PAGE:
The Fraunhofer diffraction pattern from a partially blocked spiral phase plate (SPP) produces a partial vortex output pattern that is rotated by 90 degrees compared with the input. The rotation direction depends on whether the angular phase pattern increases in the clockwise or counterclockwise direction. In this work, we present an explanation of this effect based on careful examination of classical diffraction theory and show new experimental results. This approach is very convenient for easily determining the sign of the vortex charge.
©2011 Optical Society of America
The Fraunhofer diffraction pattern from optical elements containing a spiral phase pattern creates an optical vortex pattern [1,2] consisting of a bright circular ring surrounding a dark region. This optical vortex represents an approximation to a Laguerre Gaussian (LG) optical beam . Optical vortices can be generated using a computer-generated hologram (CGH)  or a spiral phase plate (SPP) [3,5] and have been used for such applications as optical trapping and manipulation [6,7] and image processing [5,8].
In recent work, Davis et al.  reported a strange effect when they encoded a partially blocked SPP onto the input plane. The Fraunhofer diffraction pattern for this blocked SPP surprisingly produced a partial vortex output pattern that is rotated by 90 degrees compared with the input. The energy is sent into a different quadrant of the output plane from the input plane. The rotation direction depends on whether the phase for the SPP increases in the clockwise or counterclockwise direction. This result is very convenient for determining the sign of the charge for a vortex beam. Although computer simulations agreed with experimental results, there was no theoretical explanation given for this effect.
In this work, we present an explanation of this effect based on careful examination of classical diffraction theory and show new experimental results.
2. Fraunhofer diffraction from a cylindrically symmetric input pattern
Next, we examine the Fraunhofer diffraction for a vortex-producing spiral phase pattern that is written as
Here the variables ρ and ϕ are polar coordinates in the input plane. The parameter m is the topological charge of the vortex and governs the total phase shift as the angle ϕ changes from 0 to 2π radians in the clockwise direction. For the case where , the phase shift increases from 0 to 8π radians. The phase shift can increase in either the clockwise or counter-clockwise direction (positive or negative values of m).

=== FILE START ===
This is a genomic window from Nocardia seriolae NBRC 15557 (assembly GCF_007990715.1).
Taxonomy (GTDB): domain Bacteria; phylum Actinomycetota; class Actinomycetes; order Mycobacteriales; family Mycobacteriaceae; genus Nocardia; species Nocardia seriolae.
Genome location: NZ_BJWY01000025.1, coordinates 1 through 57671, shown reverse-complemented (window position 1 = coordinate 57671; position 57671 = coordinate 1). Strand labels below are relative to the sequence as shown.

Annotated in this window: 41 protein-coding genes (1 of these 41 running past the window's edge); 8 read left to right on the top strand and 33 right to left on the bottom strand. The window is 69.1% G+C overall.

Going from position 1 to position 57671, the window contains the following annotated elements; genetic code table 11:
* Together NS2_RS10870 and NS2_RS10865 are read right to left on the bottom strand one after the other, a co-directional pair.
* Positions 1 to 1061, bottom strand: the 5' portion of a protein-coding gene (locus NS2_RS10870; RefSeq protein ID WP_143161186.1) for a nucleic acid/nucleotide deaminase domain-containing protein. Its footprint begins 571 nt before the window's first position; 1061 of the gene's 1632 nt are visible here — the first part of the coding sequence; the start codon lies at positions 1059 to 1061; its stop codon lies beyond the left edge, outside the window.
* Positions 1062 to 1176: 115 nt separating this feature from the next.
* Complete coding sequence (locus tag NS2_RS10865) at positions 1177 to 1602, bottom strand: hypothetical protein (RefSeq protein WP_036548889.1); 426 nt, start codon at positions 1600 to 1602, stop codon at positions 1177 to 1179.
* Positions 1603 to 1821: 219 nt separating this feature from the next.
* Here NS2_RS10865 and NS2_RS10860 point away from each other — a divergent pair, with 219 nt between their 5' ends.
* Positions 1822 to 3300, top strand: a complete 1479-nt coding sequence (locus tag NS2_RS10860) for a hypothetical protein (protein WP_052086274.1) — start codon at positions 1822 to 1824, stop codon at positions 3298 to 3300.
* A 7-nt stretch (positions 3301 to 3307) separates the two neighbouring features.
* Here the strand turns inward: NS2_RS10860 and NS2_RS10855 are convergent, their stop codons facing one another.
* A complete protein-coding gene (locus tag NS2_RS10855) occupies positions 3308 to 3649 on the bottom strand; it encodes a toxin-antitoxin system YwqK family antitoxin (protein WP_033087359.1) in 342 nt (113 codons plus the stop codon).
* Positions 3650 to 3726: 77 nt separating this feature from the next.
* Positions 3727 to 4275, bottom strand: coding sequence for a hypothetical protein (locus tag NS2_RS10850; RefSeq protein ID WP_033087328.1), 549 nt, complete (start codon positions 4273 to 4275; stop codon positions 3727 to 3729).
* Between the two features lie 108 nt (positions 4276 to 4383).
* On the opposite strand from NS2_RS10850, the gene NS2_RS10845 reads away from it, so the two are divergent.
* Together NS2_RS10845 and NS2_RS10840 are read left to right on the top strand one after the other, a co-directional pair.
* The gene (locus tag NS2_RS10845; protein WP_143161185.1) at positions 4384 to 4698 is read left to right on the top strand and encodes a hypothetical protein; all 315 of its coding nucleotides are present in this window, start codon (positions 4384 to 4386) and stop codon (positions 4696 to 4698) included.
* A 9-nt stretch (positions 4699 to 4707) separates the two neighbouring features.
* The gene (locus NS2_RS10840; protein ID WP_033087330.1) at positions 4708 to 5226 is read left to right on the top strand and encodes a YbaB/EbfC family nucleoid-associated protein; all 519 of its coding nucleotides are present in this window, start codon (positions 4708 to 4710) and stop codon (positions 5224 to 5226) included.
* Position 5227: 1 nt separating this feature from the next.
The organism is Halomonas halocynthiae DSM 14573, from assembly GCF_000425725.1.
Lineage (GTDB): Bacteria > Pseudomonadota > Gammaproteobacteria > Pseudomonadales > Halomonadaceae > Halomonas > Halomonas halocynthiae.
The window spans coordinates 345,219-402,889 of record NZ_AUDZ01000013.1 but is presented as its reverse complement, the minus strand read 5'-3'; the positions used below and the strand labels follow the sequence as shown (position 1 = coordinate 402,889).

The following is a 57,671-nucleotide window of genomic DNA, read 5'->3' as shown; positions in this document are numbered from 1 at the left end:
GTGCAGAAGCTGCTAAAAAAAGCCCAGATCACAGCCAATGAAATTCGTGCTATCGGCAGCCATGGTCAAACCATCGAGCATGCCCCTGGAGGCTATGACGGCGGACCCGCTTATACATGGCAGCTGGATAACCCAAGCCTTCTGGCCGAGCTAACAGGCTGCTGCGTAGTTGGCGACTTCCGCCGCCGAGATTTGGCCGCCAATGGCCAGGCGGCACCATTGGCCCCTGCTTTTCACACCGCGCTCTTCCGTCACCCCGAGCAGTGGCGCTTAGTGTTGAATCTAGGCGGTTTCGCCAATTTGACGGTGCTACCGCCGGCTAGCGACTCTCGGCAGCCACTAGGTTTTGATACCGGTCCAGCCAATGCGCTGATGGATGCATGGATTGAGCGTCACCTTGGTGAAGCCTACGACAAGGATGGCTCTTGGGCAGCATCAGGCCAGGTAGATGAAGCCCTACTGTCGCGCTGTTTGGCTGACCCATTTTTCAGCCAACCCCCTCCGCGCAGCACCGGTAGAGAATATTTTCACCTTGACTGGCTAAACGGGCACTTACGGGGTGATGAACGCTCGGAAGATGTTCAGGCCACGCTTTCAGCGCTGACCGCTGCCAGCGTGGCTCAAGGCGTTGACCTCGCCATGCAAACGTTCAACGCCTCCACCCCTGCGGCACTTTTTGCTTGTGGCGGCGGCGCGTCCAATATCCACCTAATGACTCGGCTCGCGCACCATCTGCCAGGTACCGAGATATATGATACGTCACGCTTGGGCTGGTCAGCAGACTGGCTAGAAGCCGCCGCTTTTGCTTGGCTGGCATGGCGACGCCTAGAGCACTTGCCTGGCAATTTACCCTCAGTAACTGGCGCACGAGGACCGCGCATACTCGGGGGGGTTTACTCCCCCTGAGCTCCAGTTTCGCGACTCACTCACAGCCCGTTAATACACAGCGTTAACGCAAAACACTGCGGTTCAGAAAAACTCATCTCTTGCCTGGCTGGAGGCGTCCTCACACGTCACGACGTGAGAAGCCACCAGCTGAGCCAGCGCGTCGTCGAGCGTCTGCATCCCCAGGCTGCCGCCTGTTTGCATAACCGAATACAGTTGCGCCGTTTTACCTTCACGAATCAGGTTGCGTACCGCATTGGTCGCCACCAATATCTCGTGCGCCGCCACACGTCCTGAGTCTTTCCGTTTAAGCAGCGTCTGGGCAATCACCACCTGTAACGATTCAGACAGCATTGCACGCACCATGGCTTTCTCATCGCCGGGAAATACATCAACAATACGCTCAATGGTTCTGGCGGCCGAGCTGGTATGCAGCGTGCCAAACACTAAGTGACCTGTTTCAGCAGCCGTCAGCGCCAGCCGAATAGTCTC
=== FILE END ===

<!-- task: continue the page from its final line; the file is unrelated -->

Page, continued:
The variables r and Φ are polar coordinates in the output plane, and f is the focal length of the lens.
In order to obtain the integral equation for the Bessel function, we redefine , and the integral in (2) can be rewritten as
Next we incorporate the definition of the Bessel function  as
As a result, the output electric field can be rewritten for positive charge values as
We interpret this result to mean that the coordinate system for the output plane is rotated by π/2 relative to the input plane. This point will be discussed in greater detail below.
For negative values of the charge, we use the relation  that
Consequently, Eq. (5) is modified for negative charge values as
For the case of negative charge values, the output plane is now rotated by –π/2 in the opposite direction relative to the input plane.
Equations (5) and (7) are the main results of this paper for positive and negative values of the charge respectively and clearly show a rotation of between the output coordinate system and the input coordinate system depending on the sense of the SPP.
In searches of the Fraunhofer diffraction theory literature [13,14], we find a different interpretation of this result. The usual approach is to factor the leading term and to rewrite it as . While this is correct, it obscures the fact that the output coordinate system is rotated relative to the input coordinate system. One verification of this effect is in computer simulations that show a rotation in the phase of the output electric field for the Fraunhofer diffraction pattern from the spiral phase plate (please see Figs. 6 and 9 in Ref  that clearly show this π/2 rotation in the phase of the Fraunhofer diffraction pattern). However the effect is not seen in the intensity patterns.
However in our case, this circular symmetry can be removed by the aperture and this can explain our earlier observations . In order to model a partially blocked SPP, we multiply the SPP with an angular rectangle function having a limited angular range as . We then form an angular Fourier series [14–16] from this blocked aperture as
Consequently each term in the Fourier series is rotated by ± 90 degrees depending on the sign of the charge. These results show that each term in the Fourier series is rotated by ± 90 degrees compared with the input angular rectangle function forming a rotated partial vortex pattern. Both computer simulations and experiments show that these terms in the Fourier series remain in phase through the Fourier transform process.
With this modification of the classical diffraction theory from a circular aperture, we show that the Fraunhofer diffraction pattern will be rotated by π/2 compared with the input pattern.
In our experiments, we encode the partially blocked SPPs onto a parallel-aligned LCD manufactured by Seiko Epson with 640x480 pixels and pixel spacing of 42 microns. The phase shift for each pixel exceeds 2π radians as a function of gray level at the argon laser wavelength of 514.5 nm. The Fourier transforms of the patterns are formed in the focal plane of a 38 cm focal length lens and recorded with a CCD camera.